If you point a cannon, aim an arrow or throw a basketball, the trajectory that gets you furthest will be at 45 degrees to the vertical. So the same must be true for Tarzan on a rope swing. He ought to let go when the rope is at 45 degrees to the vertical, right? Not so, says Hiroyuki Shima at the University of Yamanashi in Japan, who today takes us through some straightforward calculations to show the answer is not quite as intuitive as you might imagine. Shima begins by defining the question as in the diagram above.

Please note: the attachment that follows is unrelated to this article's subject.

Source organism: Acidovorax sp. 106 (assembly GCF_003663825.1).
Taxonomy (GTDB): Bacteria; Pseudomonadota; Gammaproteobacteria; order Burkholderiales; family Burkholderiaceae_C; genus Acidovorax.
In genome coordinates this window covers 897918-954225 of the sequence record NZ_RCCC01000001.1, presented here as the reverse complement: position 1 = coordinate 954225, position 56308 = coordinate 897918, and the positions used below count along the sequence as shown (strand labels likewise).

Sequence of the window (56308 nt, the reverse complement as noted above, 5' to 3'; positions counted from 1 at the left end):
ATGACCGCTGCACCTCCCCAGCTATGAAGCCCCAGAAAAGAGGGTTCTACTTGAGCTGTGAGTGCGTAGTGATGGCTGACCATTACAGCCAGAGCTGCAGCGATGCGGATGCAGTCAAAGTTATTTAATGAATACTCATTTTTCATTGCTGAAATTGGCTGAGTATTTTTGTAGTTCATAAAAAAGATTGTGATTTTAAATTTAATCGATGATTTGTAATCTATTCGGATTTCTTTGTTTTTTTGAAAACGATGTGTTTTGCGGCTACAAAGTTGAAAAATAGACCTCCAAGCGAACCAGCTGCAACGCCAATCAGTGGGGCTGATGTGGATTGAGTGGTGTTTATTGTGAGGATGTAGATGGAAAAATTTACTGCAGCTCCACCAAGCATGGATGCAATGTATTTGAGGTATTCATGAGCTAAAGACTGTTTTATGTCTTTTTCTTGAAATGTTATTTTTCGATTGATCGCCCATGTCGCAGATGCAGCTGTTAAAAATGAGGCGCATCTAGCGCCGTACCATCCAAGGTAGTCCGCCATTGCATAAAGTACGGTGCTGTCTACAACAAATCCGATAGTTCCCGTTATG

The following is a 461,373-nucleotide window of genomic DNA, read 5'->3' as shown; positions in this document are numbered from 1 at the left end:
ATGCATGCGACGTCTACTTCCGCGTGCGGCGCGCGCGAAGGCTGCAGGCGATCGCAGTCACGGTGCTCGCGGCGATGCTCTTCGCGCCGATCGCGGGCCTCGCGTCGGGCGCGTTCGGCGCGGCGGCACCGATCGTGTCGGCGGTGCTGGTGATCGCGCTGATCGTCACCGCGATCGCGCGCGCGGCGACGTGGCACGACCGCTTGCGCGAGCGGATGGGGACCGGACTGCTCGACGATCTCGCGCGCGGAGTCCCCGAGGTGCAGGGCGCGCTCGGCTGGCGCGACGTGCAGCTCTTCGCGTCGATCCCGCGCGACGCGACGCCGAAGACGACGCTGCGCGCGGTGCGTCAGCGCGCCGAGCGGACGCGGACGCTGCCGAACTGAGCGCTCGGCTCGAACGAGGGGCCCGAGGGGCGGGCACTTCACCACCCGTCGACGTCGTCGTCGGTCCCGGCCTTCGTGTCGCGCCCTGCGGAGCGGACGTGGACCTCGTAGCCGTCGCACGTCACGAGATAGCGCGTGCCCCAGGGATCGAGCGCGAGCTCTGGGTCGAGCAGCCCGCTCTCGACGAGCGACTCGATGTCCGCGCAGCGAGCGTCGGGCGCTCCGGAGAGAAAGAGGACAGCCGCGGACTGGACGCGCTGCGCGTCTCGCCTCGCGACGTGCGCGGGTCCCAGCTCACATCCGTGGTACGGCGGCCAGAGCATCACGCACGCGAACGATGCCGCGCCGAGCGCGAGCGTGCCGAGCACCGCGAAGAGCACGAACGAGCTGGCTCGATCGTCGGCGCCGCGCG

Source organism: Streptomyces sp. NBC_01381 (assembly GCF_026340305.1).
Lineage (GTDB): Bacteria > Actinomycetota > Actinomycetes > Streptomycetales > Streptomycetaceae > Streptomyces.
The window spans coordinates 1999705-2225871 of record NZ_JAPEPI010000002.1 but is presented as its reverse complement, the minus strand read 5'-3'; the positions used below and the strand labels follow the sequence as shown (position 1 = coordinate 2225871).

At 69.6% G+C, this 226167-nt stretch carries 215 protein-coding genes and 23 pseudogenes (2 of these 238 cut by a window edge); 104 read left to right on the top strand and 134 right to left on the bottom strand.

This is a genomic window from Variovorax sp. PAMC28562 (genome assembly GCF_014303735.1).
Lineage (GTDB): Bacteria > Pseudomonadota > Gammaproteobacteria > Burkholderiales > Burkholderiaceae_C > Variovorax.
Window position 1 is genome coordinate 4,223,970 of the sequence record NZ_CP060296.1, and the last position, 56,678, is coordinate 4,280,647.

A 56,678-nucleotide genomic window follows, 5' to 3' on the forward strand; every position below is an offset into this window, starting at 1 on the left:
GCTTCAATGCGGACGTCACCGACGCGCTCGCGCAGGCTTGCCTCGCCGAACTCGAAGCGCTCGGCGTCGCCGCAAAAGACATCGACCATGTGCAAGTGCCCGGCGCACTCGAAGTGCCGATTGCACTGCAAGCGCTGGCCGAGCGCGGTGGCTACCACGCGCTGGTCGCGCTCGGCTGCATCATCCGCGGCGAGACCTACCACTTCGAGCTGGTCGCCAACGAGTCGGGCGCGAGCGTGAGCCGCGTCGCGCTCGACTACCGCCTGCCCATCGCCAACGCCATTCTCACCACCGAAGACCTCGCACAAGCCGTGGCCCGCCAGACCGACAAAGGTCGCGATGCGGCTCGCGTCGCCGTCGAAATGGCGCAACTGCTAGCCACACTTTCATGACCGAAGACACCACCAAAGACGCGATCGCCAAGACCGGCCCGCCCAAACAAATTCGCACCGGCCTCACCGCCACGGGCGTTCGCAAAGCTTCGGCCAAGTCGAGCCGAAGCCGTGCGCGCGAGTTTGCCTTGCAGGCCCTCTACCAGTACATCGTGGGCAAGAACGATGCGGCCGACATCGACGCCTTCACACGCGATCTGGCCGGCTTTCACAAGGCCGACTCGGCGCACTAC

To release one's grip on someone or something. Please let go of me—you're hurting my arm! The child let go of the string, and the balloon floated up and away into the sky. To fire or dismiss an employee.
Once there lived a village of creatures along the bottom of a great crystal river. The current of the river swept silently over them all - young and old, rich and poor, good and evil, the current going its own way, knowing only its own crystal self. Each creature in its own manner clung tightly to the twigs and rocks at the river bottom, for clinging was their way of life, and resisting the current what each had learned from birth. But one creature said at last, 'I am tired of clinging.